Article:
In today's On the News segment: BP pled guilty to 14 charges related to the 2010 gulf oil spill and agreed to pay $4.5 billion in fines; this year, the post office suffered its worst loss ever of nearly $16 billion; the group Citizens for Responsibility and Ethics in Washington filed complaints alleging that Karl Rove violated election law by not revealing his donors; and more.
Thom Hartmann here – on the news...
You need to know this. BP gets off easy. On Thursday, oil giant BP pled guilty to 14 charges related to the 2010 gulf oil spill and agreed to pay $4.5 billion in fines. Despite being the largest settlement in our nation's history, it's nothing compared to the actual damage BP did to our nation two years ago. A senior investigator with Greenpeace said the settlement, "fails every aspect of the common accepted notion of penalty." And a spokesperson with Public Citizens responded to the settlement saying, "We're stunned. This settlement is pathetic...The point of the criminal justice system is twofold: to punish and deter. This does neither." Over the course of three months, BP's oil well spewed 5 million barrels of oil into the Gulf of Mexico, choking marine life, blanketing coastlines, and ruining small businesses. Public Citizen estimates that total amount of damage caused by the spill at more than $50 billion dollars, yet BP is liable for $4.5 billion, which is less money than the corporation makes in just three months. There is still possibility that two workers at BP will face manslaughter charges and take the fall for the deaths of 11 men when the oil rig exploded. But ultimately, there will be no lasting punishment for BP, which has gone back to business as usual punching holes in our Gulf of Mexico. This was the worst environmental disaster in our nation's history, and if that isn't enough reason to give BP the corporate death penalty and revoke their corporate charter, then I don't know what is. Corporations have run roughshod over our nation for too long, it's time to restrain them like Teddy Roosevelt did after the Robber Baron Era.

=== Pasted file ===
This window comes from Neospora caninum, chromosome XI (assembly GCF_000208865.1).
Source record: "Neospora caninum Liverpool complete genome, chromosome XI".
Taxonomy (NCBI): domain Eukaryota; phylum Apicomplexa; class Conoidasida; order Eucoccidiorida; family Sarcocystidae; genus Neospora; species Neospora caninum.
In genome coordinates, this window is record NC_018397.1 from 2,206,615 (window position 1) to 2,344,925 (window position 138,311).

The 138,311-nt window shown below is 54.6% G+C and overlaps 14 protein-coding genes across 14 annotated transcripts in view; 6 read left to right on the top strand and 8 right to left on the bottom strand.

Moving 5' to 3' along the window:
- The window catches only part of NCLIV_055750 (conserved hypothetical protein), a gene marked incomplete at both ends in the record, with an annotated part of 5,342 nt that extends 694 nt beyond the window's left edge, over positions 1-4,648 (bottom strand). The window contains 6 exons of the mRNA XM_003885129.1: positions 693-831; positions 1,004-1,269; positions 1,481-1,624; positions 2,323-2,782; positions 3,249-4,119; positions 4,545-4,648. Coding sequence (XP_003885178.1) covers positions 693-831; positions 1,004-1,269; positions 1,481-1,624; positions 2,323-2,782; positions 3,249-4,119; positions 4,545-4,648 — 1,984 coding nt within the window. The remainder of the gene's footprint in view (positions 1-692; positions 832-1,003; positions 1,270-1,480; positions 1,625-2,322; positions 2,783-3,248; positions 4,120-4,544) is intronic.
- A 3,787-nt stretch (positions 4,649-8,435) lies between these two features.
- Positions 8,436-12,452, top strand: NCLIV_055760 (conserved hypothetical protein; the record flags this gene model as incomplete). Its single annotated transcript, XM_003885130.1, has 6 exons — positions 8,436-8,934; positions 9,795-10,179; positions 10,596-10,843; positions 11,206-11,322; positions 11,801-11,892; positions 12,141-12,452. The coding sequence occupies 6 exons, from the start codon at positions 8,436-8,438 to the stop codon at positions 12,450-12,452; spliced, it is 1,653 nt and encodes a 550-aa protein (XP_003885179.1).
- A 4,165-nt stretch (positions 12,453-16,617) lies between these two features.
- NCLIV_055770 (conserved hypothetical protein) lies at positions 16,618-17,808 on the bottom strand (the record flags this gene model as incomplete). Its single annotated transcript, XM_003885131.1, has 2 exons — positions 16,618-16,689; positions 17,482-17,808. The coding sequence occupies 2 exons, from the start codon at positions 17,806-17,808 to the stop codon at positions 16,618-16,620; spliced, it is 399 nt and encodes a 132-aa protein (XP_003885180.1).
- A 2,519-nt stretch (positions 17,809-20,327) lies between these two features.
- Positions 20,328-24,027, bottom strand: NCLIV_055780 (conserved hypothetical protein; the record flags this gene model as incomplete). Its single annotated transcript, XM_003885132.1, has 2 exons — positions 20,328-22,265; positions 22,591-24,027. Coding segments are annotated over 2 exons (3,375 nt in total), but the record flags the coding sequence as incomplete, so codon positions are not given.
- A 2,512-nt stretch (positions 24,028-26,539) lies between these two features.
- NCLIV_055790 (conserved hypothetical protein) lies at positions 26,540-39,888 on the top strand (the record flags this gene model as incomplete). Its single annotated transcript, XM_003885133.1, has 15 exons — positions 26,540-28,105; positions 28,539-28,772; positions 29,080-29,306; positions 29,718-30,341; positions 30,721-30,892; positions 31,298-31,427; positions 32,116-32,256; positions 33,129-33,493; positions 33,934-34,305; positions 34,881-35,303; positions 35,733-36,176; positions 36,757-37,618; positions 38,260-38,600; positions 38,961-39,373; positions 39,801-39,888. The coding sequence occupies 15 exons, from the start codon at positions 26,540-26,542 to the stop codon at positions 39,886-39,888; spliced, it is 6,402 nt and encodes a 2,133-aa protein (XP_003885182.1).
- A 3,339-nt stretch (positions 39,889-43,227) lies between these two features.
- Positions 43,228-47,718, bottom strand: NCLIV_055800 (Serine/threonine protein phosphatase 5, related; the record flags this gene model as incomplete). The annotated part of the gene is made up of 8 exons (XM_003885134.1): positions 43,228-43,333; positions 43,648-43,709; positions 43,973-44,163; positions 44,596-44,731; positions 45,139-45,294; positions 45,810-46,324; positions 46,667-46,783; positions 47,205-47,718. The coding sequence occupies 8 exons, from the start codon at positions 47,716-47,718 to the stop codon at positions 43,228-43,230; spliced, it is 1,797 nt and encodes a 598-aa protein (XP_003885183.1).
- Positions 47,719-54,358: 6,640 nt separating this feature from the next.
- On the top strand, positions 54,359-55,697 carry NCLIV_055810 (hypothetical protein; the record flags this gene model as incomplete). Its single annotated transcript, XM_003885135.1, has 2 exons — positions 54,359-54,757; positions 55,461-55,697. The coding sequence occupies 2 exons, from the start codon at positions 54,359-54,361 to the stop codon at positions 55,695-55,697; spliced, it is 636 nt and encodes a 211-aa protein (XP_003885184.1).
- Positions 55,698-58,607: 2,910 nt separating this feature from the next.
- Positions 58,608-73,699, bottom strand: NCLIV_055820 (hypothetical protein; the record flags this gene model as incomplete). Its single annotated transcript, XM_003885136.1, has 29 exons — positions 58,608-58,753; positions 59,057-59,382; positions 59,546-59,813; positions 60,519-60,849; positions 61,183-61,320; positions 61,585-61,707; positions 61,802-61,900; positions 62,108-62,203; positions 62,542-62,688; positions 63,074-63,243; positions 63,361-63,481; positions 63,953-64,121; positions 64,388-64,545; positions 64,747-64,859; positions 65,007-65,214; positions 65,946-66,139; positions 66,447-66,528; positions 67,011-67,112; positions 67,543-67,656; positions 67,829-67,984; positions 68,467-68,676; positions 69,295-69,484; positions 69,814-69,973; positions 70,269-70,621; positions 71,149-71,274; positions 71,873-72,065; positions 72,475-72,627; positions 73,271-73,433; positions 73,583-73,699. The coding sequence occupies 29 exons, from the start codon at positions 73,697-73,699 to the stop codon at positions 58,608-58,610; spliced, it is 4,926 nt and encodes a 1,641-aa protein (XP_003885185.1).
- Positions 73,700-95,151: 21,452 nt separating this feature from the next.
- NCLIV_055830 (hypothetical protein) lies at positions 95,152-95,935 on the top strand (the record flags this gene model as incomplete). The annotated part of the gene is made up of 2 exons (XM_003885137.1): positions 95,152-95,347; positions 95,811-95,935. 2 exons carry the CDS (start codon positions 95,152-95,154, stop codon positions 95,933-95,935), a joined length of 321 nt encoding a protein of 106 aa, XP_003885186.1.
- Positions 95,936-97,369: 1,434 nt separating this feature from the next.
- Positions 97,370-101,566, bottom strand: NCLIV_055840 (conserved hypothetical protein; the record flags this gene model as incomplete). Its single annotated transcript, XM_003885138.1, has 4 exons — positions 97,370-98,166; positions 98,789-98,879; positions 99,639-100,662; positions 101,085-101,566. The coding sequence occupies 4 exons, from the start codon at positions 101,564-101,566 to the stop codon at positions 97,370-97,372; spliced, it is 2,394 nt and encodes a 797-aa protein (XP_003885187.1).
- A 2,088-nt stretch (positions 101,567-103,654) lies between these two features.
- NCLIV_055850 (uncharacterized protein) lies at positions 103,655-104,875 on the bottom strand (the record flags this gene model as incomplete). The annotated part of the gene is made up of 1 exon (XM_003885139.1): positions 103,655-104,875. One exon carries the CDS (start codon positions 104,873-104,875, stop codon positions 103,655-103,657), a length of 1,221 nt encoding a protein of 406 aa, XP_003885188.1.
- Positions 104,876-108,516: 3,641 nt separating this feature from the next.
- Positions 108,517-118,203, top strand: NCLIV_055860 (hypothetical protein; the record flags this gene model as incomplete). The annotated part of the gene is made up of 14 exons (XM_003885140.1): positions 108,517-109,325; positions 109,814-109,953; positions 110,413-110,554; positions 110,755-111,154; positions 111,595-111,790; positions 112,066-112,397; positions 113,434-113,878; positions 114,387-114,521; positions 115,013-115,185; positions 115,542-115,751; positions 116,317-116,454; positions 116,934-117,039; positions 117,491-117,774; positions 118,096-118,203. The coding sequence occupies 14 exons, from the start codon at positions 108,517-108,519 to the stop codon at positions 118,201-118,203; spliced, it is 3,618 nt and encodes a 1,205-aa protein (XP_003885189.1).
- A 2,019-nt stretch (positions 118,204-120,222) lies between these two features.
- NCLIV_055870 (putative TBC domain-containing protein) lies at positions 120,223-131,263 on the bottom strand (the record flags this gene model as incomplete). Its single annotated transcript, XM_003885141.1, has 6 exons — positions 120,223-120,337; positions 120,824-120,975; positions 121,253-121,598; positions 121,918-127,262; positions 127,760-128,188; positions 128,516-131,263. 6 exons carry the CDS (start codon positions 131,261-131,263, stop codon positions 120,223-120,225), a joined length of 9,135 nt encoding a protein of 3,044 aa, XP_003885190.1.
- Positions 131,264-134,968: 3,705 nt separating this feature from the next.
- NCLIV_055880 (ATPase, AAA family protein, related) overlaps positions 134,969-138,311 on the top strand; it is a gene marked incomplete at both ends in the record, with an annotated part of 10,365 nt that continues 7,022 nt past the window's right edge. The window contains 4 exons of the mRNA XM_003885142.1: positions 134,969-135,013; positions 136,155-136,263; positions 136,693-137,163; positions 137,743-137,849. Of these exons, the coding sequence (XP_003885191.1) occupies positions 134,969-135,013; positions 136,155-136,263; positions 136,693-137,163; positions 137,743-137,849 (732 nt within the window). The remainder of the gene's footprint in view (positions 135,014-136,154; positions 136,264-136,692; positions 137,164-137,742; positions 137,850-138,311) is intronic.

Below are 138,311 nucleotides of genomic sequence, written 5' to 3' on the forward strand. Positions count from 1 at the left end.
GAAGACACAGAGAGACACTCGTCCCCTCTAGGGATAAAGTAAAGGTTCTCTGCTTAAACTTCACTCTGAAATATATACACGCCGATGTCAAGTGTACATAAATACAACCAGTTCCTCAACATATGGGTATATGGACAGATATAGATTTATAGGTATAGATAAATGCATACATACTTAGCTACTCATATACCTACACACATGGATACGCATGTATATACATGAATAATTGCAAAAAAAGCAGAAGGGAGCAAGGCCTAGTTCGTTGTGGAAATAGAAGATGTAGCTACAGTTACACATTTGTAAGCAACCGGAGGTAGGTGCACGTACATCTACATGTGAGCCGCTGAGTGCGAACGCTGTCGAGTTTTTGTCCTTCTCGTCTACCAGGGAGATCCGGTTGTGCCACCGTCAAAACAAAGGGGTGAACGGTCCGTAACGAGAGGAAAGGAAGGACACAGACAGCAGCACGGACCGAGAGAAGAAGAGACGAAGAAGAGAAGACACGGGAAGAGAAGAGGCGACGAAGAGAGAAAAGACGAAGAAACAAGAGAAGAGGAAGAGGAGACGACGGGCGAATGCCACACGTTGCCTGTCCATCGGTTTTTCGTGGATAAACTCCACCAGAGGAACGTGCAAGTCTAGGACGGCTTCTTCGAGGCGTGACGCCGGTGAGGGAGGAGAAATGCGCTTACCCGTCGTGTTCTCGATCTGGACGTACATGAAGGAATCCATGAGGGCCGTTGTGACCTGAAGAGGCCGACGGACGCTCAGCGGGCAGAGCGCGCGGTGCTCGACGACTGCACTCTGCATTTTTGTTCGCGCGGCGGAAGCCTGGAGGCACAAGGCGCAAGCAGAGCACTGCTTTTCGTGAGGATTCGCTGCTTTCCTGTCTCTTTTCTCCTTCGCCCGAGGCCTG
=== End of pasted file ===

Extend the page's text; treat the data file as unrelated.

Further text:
In screwed news...the United States Postal Service is dying and Congress isn't willing to help. For 2012, the post office suffered its worst loss ever of nearly $16 billion – roughly three times bigger than last year's loss. All of this goes back to poison pill legislation passed by Congressional Republicans and signed by President Bush in 2006 that required the post office to devote billions of dollars every year to pre-funding a retiree health benefits plan 75 years out into the future. All Congress has to do is reduce the burdens of this payment and the post office will be self-sufficient again. The Postmaster General Patrick Donohue responded to the financial woes saying, "We cannot sustain large losses indefinitely...It's critical that Congress do its part and pass comprehensive legislation before they adjourn this year to move the Postal Service further down the path toward financial health." Republicans in Congress aren't budging though – primarily because the post office boasts a large unionized workforce that would disappear if the post office goes under. In other words, Republicans are willing to take down an institution older that the United States itself just to secure more victories in their war on labor. Call your Member of Congress and tell them they can't let this happen – it's time to save the post office!